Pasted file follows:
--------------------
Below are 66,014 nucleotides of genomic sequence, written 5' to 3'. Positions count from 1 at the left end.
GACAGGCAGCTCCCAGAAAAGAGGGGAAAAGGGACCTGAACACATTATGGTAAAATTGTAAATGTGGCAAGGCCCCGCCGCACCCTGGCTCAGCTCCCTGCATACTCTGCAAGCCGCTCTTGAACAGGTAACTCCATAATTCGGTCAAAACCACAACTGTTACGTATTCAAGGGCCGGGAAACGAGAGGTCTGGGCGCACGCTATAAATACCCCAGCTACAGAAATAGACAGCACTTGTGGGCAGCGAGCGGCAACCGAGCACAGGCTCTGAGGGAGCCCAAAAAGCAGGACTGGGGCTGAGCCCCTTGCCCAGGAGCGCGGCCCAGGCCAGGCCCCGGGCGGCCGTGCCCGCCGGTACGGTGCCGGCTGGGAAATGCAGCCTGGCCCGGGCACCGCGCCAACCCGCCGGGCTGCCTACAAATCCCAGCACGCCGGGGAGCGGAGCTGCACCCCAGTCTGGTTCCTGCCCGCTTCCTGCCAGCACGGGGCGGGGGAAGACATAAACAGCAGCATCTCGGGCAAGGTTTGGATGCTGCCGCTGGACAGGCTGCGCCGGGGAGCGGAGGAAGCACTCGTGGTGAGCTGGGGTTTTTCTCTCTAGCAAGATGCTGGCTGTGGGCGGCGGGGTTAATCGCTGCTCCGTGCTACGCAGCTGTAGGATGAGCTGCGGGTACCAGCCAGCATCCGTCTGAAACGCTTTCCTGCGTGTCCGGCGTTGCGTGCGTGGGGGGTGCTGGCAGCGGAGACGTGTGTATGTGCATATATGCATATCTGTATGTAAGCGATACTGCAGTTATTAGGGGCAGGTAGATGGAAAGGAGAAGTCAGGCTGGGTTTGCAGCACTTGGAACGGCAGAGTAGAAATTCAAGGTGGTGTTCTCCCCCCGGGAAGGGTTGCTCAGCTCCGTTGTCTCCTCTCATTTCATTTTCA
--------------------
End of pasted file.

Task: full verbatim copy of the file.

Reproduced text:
Below are 66,014 nucleotides of genomic sequence, written 5' to 3'. Positions count from 1 at the left end.
GACAGGCAGCTCCCAGAAAAGAGGGGAAAAGGGACCTGAACACATTATGGTAAAATTGTAAATGTGGCAAGGCCCCGCCGCACCCTGGCTCAGCTCCCTGCATACTCTGCAAGCCGCTCTTGAACAGGTAACTCCATAATTCGGTCAAAACCACAACTGTTACGTATTCAAGGGCCGGGAAACGAGAGGTCTGGGCGCACGCTATAAATACCCCAGCTACAGAAATAGACAGCACTTGTGGGCAGCGAGCGGCAACCGAGCACAGGCTCTGAGGGAGCCCAAAAAGCAGGACTGGGGCTGAGCCCCTTGCCCAGGAGCGCGGCCCAGGCCAGGCCCCGGGCGGCCGTGCCCGCCGGTACGGTGCCGGCTGGGAAATGCAGCCTGGCCCGGGCACCGCGCCAACCCGCCGGGCTGCCTACAAATCCCAGCACGCCGGGGAGCGGAGCTGCACCCCAGTCTGGTTCCTGCCCGCTTCCTGCCAGCACGGGGCGGGGGAAGACATAAACAGCAGCATCTCGGGCAAGGTTTGGATGCTGCCGCTGGACAGGCTGCGCCGGGGAGCGGAGGAAGCACTCGTGGTGAGCTGGGGTTTTTCTCTCTAGCAAGATGCTGGCTGTGGGCGGCGGGGTTAATCGCTGCTCCGTGCTACGCAGCTGTAGGATGAGCTGCGGGTACCAGCCAGCATCCGTCTGAAACGCTTTCCTGCGTGTCCGGCGTTGCGTGCGTGGGGGGTGCTGGCAGCGGAGACGTGTGTATGTGCATATATGCATATCTGTATGTAAGCGATACTGCAGTTATTAGGGGCAGGTAGATGGAAAGGAGAAGTCAGGCTGGGTTTGCAGCACTTGGAACGGCAGAGTAGAAATTCAAGGTGGTGTTCTCCCCCCGGGAAGGGTTGCTCAGCTCCGTTGTCTCCTCTCATTTCATTTTCA